The search for more efficient tests of pharmaceuticals without animal models is taking a stride forward, with a new technology being developed in the US called Organs-on-Chips. The new miniature platform and software, which mimic the mechanical and molecular characteristics of human organs, were developed by bioengineers from the Wyss Institute for Biologically Inspired Engineering at Harvard University.
The device, about the size of a small computer memory stick, is created using microchip-manufacturing techniques. It features a porous flexible membrane that separates two channels at the center of the device. The channels are filled with living human cells and tissues cultured in a fluid that mimics the environment inside the human body. Micro-engineering and automated instrumentation allows the system to perform real-time analysis of biochemical, genetic and metabolic functions within single cells.
The idea is to authentically replicate, or "bioemulate" in science-speak, the workings of human organs. This way, scientists and even clinicians without high-level expertise can determine the efficacy and safety of potential new drugs, chemicals and cosmetics, with no animal models in the process.
The Wyss Institute team has formed a company called Emulate to further develop and market the product. They have also developed a system to automate the chips and connect them with a blood-like medium in order to reproduce the experience of the whole human body on chips. This way, researchers can get a better picture of the responses of the body as one unit and not just as series of individual organs.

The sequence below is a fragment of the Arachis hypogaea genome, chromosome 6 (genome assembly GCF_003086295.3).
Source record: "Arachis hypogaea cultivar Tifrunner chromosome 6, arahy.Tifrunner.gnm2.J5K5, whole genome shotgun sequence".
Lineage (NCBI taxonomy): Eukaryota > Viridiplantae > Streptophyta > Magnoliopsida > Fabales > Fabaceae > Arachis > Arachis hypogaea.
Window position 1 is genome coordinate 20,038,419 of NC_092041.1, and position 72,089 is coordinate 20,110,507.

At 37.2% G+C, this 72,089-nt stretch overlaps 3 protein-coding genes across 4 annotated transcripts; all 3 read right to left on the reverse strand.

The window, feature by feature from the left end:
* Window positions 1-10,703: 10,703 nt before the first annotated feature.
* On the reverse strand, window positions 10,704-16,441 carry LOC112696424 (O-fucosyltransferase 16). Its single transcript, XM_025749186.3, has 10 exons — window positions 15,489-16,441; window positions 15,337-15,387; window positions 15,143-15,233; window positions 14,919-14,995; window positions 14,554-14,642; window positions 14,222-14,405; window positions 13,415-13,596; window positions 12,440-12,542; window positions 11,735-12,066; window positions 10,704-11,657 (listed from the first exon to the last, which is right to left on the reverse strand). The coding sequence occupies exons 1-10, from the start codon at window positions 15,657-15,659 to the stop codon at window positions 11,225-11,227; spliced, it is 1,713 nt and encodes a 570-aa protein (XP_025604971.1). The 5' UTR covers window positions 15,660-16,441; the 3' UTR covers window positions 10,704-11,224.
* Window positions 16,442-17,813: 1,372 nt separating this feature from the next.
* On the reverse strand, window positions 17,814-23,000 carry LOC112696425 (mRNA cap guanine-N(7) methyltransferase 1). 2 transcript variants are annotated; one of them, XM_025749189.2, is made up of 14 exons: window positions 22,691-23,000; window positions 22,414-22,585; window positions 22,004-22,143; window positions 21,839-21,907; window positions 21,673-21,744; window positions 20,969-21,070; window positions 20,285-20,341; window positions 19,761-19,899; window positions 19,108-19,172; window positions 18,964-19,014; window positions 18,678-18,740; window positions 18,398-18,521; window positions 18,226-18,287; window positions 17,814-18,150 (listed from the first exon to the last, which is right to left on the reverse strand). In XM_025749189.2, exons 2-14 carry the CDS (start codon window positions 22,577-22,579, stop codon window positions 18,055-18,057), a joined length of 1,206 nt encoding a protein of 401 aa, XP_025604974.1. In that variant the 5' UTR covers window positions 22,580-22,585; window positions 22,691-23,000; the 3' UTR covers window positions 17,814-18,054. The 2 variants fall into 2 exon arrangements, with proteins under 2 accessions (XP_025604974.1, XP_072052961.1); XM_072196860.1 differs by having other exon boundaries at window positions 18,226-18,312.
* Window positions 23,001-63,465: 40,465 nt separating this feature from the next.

"This advanced technology is the beginning of a revolution in the way we study human biology and disease," said senior scientist Geraldine Hamilton. She added that Emulate is more predictive of the human situation than animal models, besides being more cost-effective and less time-consuming. Therefore, new pharmaceuticals could get to market, and to those in need of them, more rapidly.
Another aspect of the new technology is that it paves the way for more personalized treatment with stem cells. "Our vision is we can one day put each patient’s cells on chips that mimic the function of organs, and this will open up new ways for us to design truly personalized treatment with stem cells, based on each patient’s unique genetic profile on their own individualized Organs-on-Chips," added Shlomo Melmed, senior vice president for Academic Affairs and Dean of the medical faculty at Cedars-Sinai, one of the institutional investors in the new company.
Emulate has just secured a US$12 million Series A financing to develop the product for commercial purposes. The team will now focus on design, biology and engineering in order to further develop the technology and design new products for various industries.